Further complicating things, even as these different biblical stances develop within the text, they themselves are disrupted by further scripture:

  • While salvation was a future concept spoken to Abram as coming through his eventual family, and long before Moses and Aaron and a Levitical priesthood, Melchizedek, “King of Salem and Priest of the El Elyon” (the most high God,) essentially partakes in the Eucharist with Abram (not even full blown Abraham.) Where’d he come from? He’s not in the line of Seth. He’s not Hebrew, such a conception didn’t exist. He just shows up and brings bread, wine, and a blessing all the way back in Genesis 14?
  • When salvation and connection to YHWH was only “for the Jews” and forgiveness came only through repentance and the sacrificial system, many decades before Peter and Paul argue about eating with “Gentiles,” three Magi from an entirely different religious structure, with a different name and beliefs for the Divine, showed up to pay respects to a baby after following a star that none of the people “called by My name” were looking for. What’s that about?
  • While the first century carpenter we worship as God was walking around still trying to convince his own people of who He was, He randomly said stuff like “I have other sheep that are not in this fold.” Where were they? What fold were they in? They weren’t in my fold but they were already His sheep?

Truth is, and this shouldn’t be controversial, we’ve never really figured it all out. What we have is simply as far as the canonization process took us. Even though many of us often claim to be so certain and confident in the veracity and completeness of our beliefs and what one “must do to be saved,” we are fools to think we see other than “through a glass darkly.”

What the biblical scribes and communities struggled with and all of us that followed them, has been these particulars of cause and effect: What are we doing or not doing that makes God do what He’s doing or not doing? We fight wars, we make laws, we name our denominations, and we condemn our neighbors over the cause and the effect. All the while, we fail to see what I consider to be an inevitable truth, that regardless of our disagreements over cause and effect, deep down, throughout history, we all intrinsically sense the remedy is coming. No matter our variables, Divine Remedy has been the only constant.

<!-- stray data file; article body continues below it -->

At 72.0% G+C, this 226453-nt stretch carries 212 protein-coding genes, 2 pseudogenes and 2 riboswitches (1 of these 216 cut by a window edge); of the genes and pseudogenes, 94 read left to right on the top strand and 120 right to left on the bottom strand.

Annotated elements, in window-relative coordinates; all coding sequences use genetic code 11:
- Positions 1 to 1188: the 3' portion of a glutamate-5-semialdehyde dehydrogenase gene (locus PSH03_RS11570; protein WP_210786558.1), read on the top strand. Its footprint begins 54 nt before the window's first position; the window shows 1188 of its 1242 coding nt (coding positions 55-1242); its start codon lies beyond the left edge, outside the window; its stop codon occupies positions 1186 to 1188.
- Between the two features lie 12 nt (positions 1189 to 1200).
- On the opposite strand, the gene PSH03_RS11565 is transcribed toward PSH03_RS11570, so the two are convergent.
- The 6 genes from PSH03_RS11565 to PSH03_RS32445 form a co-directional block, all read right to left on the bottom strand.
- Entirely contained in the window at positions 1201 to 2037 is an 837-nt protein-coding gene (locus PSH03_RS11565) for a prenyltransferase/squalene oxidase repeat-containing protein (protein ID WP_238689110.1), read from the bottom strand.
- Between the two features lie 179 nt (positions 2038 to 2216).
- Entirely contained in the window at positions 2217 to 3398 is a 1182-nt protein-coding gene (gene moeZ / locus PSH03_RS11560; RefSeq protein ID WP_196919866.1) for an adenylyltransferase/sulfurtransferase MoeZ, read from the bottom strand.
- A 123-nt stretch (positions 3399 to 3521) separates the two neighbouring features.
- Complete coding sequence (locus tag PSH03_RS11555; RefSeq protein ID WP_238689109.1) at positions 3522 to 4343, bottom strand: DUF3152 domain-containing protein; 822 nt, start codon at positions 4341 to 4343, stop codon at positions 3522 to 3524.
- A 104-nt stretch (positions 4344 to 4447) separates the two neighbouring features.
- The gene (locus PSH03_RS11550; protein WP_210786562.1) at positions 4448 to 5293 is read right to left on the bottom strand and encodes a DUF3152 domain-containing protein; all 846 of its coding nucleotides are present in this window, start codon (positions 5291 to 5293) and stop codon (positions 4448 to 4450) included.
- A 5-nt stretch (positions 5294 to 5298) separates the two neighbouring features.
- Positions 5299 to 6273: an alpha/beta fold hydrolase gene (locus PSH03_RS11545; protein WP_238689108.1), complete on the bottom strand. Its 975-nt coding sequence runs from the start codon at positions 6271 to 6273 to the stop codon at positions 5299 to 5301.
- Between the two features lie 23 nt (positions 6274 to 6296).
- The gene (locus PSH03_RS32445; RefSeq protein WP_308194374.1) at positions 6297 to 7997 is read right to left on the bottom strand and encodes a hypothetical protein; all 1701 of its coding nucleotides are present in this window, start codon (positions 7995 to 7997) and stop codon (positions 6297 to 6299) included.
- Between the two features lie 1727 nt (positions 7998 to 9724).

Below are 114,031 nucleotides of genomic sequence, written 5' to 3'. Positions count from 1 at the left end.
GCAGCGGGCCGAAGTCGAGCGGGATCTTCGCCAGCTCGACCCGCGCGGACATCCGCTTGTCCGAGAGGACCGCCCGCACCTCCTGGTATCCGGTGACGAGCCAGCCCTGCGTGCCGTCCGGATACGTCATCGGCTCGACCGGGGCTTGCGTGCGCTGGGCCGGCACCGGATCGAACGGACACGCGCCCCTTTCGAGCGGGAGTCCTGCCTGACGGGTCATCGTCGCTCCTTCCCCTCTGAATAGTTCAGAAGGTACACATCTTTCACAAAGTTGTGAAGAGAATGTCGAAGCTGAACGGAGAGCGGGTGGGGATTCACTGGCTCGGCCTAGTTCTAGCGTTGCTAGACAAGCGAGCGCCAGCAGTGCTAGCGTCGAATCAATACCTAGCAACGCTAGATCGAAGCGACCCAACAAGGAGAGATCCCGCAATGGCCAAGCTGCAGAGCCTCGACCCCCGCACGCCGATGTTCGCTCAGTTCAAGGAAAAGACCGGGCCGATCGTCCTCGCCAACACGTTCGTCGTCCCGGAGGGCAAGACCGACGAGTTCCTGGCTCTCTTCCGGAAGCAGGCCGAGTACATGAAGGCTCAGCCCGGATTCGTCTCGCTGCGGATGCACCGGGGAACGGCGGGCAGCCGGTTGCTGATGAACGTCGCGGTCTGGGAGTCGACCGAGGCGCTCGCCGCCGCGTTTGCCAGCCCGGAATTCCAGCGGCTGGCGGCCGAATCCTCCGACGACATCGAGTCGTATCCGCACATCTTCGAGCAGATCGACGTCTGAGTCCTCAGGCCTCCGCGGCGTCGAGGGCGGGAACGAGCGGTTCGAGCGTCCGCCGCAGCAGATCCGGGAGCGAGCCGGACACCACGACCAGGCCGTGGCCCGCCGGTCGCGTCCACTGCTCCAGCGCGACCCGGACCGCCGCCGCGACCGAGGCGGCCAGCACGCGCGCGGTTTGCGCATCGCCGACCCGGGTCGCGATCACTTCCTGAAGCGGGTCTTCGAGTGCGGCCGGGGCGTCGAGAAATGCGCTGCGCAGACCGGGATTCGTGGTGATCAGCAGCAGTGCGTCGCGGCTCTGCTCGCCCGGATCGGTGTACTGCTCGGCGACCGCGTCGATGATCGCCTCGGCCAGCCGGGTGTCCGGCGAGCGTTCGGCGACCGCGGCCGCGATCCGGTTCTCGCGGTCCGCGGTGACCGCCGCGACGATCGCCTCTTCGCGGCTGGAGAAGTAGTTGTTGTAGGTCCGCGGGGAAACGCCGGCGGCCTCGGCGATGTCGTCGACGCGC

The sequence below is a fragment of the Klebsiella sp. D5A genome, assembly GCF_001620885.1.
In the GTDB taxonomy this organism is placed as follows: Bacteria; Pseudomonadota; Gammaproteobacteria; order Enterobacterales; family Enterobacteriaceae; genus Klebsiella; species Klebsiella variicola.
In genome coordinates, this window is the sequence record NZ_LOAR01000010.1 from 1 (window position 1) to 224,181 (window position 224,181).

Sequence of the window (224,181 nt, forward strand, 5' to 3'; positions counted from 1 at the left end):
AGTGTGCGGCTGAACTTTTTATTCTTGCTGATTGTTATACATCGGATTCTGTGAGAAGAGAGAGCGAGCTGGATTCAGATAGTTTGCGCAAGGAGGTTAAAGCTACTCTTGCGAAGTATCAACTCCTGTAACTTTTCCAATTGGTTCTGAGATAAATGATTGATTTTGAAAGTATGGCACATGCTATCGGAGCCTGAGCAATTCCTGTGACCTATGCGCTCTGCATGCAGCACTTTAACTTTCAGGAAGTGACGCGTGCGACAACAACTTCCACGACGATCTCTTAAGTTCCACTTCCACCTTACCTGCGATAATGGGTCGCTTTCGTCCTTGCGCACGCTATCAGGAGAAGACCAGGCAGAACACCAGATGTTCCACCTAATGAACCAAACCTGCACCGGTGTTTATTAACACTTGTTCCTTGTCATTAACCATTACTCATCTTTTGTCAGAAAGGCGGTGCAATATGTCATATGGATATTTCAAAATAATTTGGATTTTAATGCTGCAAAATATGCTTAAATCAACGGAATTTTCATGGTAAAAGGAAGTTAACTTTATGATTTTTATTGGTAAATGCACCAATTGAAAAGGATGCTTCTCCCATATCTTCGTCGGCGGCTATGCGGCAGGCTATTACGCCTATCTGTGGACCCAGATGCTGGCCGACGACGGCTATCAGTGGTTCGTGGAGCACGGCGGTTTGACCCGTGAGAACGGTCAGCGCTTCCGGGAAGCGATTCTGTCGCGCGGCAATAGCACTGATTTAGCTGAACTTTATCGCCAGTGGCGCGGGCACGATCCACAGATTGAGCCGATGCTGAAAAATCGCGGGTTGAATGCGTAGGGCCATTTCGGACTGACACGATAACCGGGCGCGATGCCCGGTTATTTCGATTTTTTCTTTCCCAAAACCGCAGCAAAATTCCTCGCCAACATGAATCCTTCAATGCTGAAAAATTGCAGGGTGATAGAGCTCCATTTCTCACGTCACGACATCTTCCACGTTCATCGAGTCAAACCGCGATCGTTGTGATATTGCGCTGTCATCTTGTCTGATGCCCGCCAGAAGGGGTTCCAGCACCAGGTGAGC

Restoration. Renewal. Rebirth. Resurrection. Redemption. It is coming. We may not know what it looks like, and we may not always be the ones who see it, like the people of 1 Kings 9. Still, wherever we fail and we fall, the Remedy has always come. That is the lesson 2 Chronicles 7:13-14 should teach people today. It represents an advancement in humanity’s conception of Grace, but it was far from the final word.

God is not a marionette out there somewhere controlling the tragic storm that is wrecking your ship, waiting on you to come to your senses. The Divine image your scriptures ultimately reveals is in your ship with you, feeling your fears, pains and concerns with you, yet simultaneously so zenned out about it, He almost appears to be sleeping. The Divine is a source of peace in your storm, not the judgment force behind it. The Divine doesn’t show up only if and when we properly seek It out in our time of need. God is spirit that is all and in all. Sometimes that looks inexplicable and miraculous and feels like the sun breaking through on a stormy day. Sometimes that looks like a nurse in a makeshift mask and feels like slowly lapsing into insanity isolated in your own house.

There is no great being purposely causing this season of “pestilence” to teach mankind a lesson, nor has one capitalized on this tragic time as an opportunity to teach one. This is definitely a time to hold on to faith in whatever form it presents itself in your life, but so are the times of good health and fortune. We should always find the space to be grateful and loving in this existence even in, especially in times of great uncertainty and communal fear.

This pandemic is happening. It’s scary, and it sucks. Pray, meditate, send good vibes, dance, drink, curse and throw a tantrum. Deal how you deal but know that what sustains you is already with you, not on the other side of the storm. The remedy, restoration, resurrection is coming whether we get it right or not.  

[1] Granted, the reason the reader knows this is false is because we’ve been told Job is suffering because God and Satan made a bet. That is, of course, problematic in its own right.

[2] This slavery detail is an issue you’ll miss if you read the KJV. It states that Solomon caused these non-Israelites to “pay tribute” instead of slavery or forced-labor. That buries the lead.

[3] It is from this system that we currently pull quote 2 Chronicles 7 because we want to feel that if we, individually, turn to God, He will save us from this uncertainty. However, the language in 2 Chronicles 7 isn’t about individual earning and losing, it is communal. “The people called by my name” weren’t individuals who answered alter calls, it was the whole nation of Israel.